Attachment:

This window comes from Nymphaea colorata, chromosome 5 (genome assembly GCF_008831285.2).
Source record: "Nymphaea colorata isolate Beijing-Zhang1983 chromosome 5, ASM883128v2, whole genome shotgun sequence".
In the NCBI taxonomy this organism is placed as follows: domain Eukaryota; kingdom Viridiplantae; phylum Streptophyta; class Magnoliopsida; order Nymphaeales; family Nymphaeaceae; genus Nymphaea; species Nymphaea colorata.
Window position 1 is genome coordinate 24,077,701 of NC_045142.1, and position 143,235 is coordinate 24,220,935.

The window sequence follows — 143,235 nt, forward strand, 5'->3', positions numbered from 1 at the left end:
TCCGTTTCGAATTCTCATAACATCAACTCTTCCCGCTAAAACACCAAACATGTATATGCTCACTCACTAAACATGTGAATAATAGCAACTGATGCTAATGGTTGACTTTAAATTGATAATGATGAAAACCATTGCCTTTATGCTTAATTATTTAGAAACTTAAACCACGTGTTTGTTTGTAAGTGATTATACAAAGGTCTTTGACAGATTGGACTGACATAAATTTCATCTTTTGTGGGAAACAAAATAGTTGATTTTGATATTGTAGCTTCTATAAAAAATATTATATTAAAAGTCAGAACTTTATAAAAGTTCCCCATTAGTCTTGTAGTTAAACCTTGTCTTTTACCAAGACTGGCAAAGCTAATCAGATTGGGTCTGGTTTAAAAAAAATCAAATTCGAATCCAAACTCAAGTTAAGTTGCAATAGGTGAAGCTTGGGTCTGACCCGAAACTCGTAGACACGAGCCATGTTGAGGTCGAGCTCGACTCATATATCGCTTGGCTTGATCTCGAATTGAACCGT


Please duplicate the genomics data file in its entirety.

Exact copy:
This window comes from Nymphaea colorata, chromosome 5 (genome assembly GCF_008831285.2).
Source record: "Nymphaea colorata isolate Beijing-Zhang1983 chromosome 5, ASM883128v2, whole genome shotgun sequence".
In the NCBI taxonomy this organism is placed as follows: domain Eukaryota; kingdom Viridiplantae; phylum Streptophyta; class Magnoliopsida; order Nymphaeales; family Nymphaeaceae; genus Nymphaea; species Nymphaea colorata.
Window position 1 is genome coordinate 24,077,701 of NC_045142.1, and position 143,235 is coordinate 24,220,935.

The window sequence follows — 143,235 nt, forward strand, 5'->3', positions numbered from 1 at the left end:
TCCGTTTCGAATTCTCATAACATCAACTCTTCCCGCTAAAACACCAAACATGTATATGCTCACTCACTAAACATGTGAATAATAGCAACTGATGCTAATGGTTGACTTTAAATTGATAATGATGAAAACCATTGCCTTTATGCTTAATTATTTAGAAACTTAAACCACGTGTTTGTTTGTAAGTGATTATACAAAGGTCTTTGACAGATTGGACTGACATAAATTTCATCTTTTGTGGGAAACAAAATAGTTGATTTTGATATTGTAGCTTCTATAAAAAATATTATATTAAAAGTCAGAACTTTATAAAAGTTCCCCATTAGTCTTGTAGTTAAACCTTGTCTTTTACCAAGACTGGCAAAGCTAATCAGATTGGGTCTGGTTTAAAAAAAATCAAATTCGAATCCAAACTCAAGTTAAGTTGCAATAGGTGAAGCTTGGGTCTGACCCGAAACTCGTAGACACGAGCCATGTTGAGGTCGAGCTCGACTCATATATCGCTTGGCTTGATCTCGAATTGAACCGT